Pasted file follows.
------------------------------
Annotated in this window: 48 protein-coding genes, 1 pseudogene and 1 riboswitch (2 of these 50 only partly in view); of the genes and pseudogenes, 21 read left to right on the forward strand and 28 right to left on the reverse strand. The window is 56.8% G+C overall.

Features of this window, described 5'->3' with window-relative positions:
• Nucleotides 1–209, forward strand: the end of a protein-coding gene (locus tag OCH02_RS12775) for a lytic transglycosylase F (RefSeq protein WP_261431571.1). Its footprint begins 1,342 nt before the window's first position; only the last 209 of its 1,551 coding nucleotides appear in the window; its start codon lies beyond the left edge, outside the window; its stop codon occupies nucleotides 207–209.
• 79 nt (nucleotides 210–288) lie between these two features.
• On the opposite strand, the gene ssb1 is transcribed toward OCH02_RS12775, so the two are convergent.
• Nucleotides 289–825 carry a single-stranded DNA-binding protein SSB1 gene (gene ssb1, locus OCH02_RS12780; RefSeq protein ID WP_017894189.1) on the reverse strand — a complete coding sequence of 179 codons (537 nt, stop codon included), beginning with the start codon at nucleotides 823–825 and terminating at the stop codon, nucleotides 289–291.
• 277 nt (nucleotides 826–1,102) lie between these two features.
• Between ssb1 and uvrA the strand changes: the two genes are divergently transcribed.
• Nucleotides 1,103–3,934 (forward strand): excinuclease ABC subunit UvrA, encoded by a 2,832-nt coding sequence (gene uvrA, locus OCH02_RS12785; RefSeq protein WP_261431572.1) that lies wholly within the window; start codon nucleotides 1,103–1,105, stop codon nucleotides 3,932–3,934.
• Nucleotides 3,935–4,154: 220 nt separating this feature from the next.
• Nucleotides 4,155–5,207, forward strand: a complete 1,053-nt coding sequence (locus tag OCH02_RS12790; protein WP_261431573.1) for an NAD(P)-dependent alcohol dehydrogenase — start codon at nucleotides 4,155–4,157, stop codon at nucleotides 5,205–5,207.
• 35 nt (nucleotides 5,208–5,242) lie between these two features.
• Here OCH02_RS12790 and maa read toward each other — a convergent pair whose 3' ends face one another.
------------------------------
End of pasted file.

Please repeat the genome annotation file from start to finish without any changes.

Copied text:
Annotated in this window: 48 protein-coding genes, 1 pseudogene and 1 riboswitch (2 of these 50 only partly in view); of the genes and pseudogenes, 21 read left to right on the forward strand and 28 right to left on the reverse strand. The window is 56.8% G+C overall.

Features of this window, described 5'->3' with window-relative positions:
• Nucleotides 1–209, forward strand: the end of a protein-coding gene (locus tag OCH02_RS12775) for a lytic transglycosylase F (RefSeq protein WP_261431571.1). Its footprint begins 1,342 nt before the window's first position; only the last 209 of its 1,551 coding nucleotides appear in the window; its start codon lies beyond the left edge, outside the window; its stop codon occupies nucleotides 207–209.
• 79 nt (nucleotides 210–288) lie between these two features.
• On the opposite strand, the gene ssb1 is transcribed toward OCH02_RS12775, so the two are convergent.
• Nucleotides 289–825 carry a single-stranded DNA-binding protein SSB1 gene (gene ssb1, locus OCH02_RS12780; RefSeq protein ID WP_017894189.1) on the reverse strand — a complete coding sequence of 179 codons (537 nt, stop codon included), beginning with the start codon at nucleotides 823–825 and terminating at the stop codon, nucleotides 289–291.
• 277 nt (nucleotides 826–1,102) lie between these two features.
• Between ssb1 and uvrA the strand changes: the two genes are divergently transcribed.
• Nucleotides 1,103–3,934 (forward strand): excinuclease ABC subunit UvrA, encoded by a 2,832-nt coding sequence (gene uvrA, locus OCH02_RS12785; RefSeq protein WP_261431572.1) that lies wholly within the window; start codon nucleotides 1,103–1,105, stop codon nucleotides 3,932–3,934.
• Nucleotides 3,935–4,154: 220 nt separating this feature from the next.
• Nucleotides 4,155–5,207, forward strand: a complete 1,053-nt coding sequence (locus tag OCH02_RS12790; protein WP_261431573.1) for an NAD(P)-dependent alcohol dehydrogenase — start codon at nucleotides 4,155–4,157, stop codon at nucleotides 5,205–5,207.
• 35 nt (nucleotides 5,208–5,242) lie between these two features.
• Here OCH02_RS12790 and maa read toward each other — a convergent pair whose 3' ends face one another.